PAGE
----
I'm not pulling on that example randomly, but as an illustration that the moral imperative to right a historical wrong can lead down some pretty shady alleys. Recall the bloodbath that appeared inevitable after apartheid's oppression, and remember that lots of people demanded blood.
I confess that had he strode on to the platform of South Africa's presidency and said, "There are five flights a day to London!" I would have cheered rapturously. Let's face it: there is something so deeply satisfying about saying we're gonna chase those crazy baldheads outa the town. And few have had such personal justification to do the chasing as had Mandela.
White Afrikaaners locked him away for 27 years to break rocks and garden while the world passed by, and still he resisted the temptation to put them to the sword. Compare that to us ordinary folk. I can't even forgive the guy who made my deli sandwich improperly (I had very clearly said, "No mayonnaise."). I still hold a grudge against the girl who made me watch that chick flick Thelma & Louise, which was two hours of my life wasted about 25 years ago.
So I honestly can't even understand that level of forgiveness, even though they talk about it in church. But if I go to church and the preacher starts to ramble along, I start praying for him to have a heart attack. A mild one!
We know that Mandela considered the options, personally and economically. But he forgave his captors, even bringing his jailer as a VIP guest to his inauguration. More dramatically, he returned from the 1992 World Economic Forum in Davos and announced a momentous change of mind regarding centralised control of the economy to his comrades. Mandela had spoken to the Chinese and the Vietnamese communists, both of whom were looking to privatise previously nationalised sectors, and determined that the ANC's age-old plan to nationalise wasn't the right direction.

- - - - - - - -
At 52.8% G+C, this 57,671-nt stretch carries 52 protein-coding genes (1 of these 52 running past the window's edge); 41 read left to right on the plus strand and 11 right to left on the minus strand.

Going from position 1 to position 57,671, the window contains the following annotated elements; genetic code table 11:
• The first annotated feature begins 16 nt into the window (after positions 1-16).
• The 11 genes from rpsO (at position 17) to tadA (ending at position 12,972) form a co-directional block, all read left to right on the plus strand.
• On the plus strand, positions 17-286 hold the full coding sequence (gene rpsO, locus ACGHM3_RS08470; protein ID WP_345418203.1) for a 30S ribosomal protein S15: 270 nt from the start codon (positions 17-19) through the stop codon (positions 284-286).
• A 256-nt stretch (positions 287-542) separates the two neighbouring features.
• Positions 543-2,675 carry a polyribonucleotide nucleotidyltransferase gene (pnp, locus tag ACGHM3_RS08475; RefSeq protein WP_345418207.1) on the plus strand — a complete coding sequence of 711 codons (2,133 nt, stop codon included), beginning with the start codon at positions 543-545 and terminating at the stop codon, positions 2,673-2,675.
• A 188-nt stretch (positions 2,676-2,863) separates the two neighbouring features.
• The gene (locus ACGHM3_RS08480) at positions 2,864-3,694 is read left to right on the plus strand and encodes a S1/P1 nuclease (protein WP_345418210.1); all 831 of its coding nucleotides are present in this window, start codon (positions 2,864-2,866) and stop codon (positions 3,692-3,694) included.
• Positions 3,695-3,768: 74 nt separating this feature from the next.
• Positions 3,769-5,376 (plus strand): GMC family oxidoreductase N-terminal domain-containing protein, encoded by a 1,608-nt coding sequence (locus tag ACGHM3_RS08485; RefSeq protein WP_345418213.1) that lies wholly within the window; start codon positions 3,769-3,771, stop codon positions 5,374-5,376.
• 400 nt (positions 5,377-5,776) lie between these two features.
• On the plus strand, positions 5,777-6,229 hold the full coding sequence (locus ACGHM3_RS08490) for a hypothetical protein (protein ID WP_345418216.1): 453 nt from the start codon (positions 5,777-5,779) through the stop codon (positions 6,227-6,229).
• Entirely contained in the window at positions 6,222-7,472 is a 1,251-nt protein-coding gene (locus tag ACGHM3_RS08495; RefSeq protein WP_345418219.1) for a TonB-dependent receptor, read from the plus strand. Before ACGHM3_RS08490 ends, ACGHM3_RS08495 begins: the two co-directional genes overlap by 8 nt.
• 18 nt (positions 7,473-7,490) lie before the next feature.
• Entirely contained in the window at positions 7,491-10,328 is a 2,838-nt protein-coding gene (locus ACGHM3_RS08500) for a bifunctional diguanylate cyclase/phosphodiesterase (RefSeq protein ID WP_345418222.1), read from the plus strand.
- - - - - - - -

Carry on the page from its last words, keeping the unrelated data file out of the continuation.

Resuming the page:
"I came home to say: "Chaps, we have to choose. We either keep nationalisation and get no investment, or we modify our own attitude and get investment." As you can well imagine, that caused some issues. Desmond Tutu recalled there were many in the ANC who began to whisper that he was "a lot more useful in jail than outside".
By the way, if this wasn't a totally serious column extolling Mandela as the icon of progressive politics for the coming century, I would pause to note that during the solemn sermonising at his memorial, there was a major piece of awesomeness going on with the fake sign-language interpreter.
I don't really read sign language, but I figured the wild gesturing was just because he was signing with an African accent. Anyway, till now, nobody is exactly sure where he came from, and neither the ANC nor Government wants to take ownership of it. How funny is that?
Mandela's struggles ennobled him, and he emerged without what would have been justified resentment and acid bitterness. By doing that, he personally helped clear away the international pollution of the old South Africa.
The new South Africa has serious problems, including the economic legacy of apartheid that still needs to be slowly and steadily dismantled. Mandela may not have chased them out of town, but he certainly didn't mean to leave them in charge forever.
Daniel Thwaites is an attorney-at-law. Email feedback to firstname.lastname@example.org.